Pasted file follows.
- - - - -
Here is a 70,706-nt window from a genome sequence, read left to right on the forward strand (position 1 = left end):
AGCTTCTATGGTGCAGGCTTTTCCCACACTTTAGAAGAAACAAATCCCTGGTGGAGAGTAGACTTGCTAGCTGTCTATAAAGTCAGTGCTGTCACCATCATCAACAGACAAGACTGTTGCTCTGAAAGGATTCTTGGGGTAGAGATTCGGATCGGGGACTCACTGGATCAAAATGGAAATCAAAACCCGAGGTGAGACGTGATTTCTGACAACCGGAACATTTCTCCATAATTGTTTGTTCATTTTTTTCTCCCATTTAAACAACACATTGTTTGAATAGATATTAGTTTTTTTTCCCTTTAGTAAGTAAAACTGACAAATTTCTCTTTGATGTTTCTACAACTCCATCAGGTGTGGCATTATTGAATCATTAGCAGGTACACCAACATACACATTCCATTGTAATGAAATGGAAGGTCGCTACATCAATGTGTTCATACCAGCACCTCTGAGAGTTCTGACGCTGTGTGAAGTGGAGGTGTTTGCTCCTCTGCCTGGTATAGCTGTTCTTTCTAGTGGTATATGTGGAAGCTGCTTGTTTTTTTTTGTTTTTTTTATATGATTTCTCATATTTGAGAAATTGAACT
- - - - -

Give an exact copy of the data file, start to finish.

Here is a 70,706-nt window from a genome sequence, read left to right on the forward strand (position 1 = left end):
AGCTTCTATGGTGCAGGCTTTTCCCACACTTTAGAAGAAACAAATCCCTGGTGGAGAGTAGACTTGCTAGCTGTCTATAAAGTCAGTGCTGTCACCATCATCAACAGACAAGACTGTTGCTCTGAAAGGATTCTTGGGGTAGAGATTCGGATCGGGGACTCACTGGATCAAAATGGAAATCAAAACCCGAGGTGAGACGTGATTTCTGACAACCGGAACATTTCTCCATAATTGTTTGTTCATTTTTTTCTCCCATTTAAACAACACATTGTTTGAATAGATATTAGTTTTTTTTCCCTTTAGTAAGTAAAACTGACAAATTTCTCTTTGATGTTTCTACAACTCCATCAGGTGTGGCATTATTGAATCATTAGCAGGTACACCAACATACACATTCCATTGTAATGAAATGGAAGGTCGCTACATCAATGTGTTCATACCAGCACCTCTGAGAGTTCTGACGCTGTGTGAAGTGGAGGTGTTTGCTCCTCTGCCTGGTATAGCTGTTCTTTCTAGTGGTATATGTGGAAGCTGCTTGTTTTTTTTTGTTTTTTTTATATGATTTCTCATATTTGAGAAATTGAACT